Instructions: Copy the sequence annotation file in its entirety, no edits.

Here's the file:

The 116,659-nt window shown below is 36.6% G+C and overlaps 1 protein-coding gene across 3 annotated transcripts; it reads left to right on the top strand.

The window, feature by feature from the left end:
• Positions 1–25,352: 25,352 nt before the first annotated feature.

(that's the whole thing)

The 116,659-nt window shown below is 36.6% G+C and overlaps 1 protein-coding gene across 3 annotated transcripts; it reads left to right on the top strand.

The window, feature by feature from the left end:
• Positions 1–25,352: 25,352 nt before the first annotated feature.